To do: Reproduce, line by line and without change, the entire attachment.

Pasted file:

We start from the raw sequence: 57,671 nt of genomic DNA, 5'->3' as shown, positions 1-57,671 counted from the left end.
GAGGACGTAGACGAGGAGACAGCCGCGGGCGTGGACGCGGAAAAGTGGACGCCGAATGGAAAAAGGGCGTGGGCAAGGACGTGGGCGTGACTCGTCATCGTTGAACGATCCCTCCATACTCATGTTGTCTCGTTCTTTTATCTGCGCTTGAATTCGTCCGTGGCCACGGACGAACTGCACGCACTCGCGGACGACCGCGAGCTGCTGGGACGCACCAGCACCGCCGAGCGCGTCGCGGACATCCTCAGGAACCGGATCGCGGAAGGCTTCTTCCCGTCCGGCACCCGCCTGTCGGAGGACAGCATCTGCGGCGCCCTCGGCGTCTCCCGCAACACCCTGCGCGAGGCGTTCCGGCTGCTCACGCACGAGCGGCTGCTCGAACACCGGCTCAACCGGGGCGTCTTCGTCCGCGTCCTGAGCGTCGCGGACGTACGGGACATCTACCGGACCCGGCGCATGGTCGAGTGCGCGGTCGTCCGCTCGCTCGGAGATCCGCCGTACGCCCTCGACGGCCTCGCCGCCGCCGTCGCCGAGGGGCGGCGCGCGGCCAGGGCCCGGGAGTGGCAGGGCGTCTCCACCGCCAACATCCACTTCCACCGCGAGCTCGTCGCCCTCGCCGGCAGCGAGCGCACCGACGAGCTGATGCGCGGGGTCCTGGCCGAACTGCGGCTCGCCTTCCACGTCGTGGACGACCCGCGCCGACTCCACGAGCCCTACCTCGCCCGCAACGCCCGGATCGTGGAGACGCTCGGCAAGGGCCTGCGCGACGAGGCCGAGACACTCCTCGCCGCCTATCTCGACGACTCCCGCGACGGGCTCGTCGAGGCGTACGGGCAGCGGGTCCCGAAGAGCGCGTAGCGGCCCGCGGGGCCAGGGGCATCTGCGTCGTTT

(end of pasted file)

We start from the raw sequence: 57,671 nt of genomic DNA, 5'->3' as shown, positions 1-57,671 counted from the left end.
GAGGACGTAGACGAGGAGACAGCCGCGGGCGTGGACGCGGAAAAGTGGACGCCGAATGGAAAAAGGGCGTGGGCAAGGACGTGGGCGTGACTCGTCATCGTTGAACGATCCCTCCATACTCATGTTGTCTCGTTCTTTTATCTGCGCTTGAATTCGTCCGTGGCCACGGACGAACTGCACGCACTCGCGGACGACCGCGAGCTGCTGGGACGCACCAGCACCGCCGAGCGCGTCGCGGACATCCTCAGGAACCGGATCGCGGAAGGCTTCTTCCCGTCCGGCACCCGCCTGTCGGAGGACAGCATCTGCGGCGCCCTCGGCGTCTCCCGCAACACCCTGCGCGAGGCGTTCCGGCTGCTCACGCACGAGCGGCTGCTCGAACACCGGCTCAACCGGGGCGTCTTCGTCCGCGTCCTGAGCGTCGCGGACGTACGGGACATCTACCGGACCCGGCGCATGGTCGAGTGCGCGGTCGTCCGCTCGCTCGGAGATCCGCCGTACGCCCTCGACGGCCTCGCCGCCGCCGTCGCCGAGGGGCGGCGCGCGGCCAGGGCCCGGGAGTGGCAGGGCGTCTCCACCGCCAACATCCACTTCCACCGCGAGCTCGTCGCCCTCGCCGGCAGCGAGCGCACCGACGAGCTGATGCGCGGGGTCCTGGCCGAACTGCGGCTCGCCTTCCACGTCGTGGACGACCCGCGCCGACTCCACGAGCCCTACCTCGCCCGCAACGCCCGGATCGTGGAGACGCTCGGCAAGGGCCTGCGCGACGAGGCCGAGACACTCCTCGCCGCCTATCTCGACGACTCCCGCGACGGGCTCGTCGAGGCGTACGGGCAGCGGGTCCCGAAGAGCGCGTAGCGGCCCGCGGGGCCAGGGGCATCTGCGTCGTTT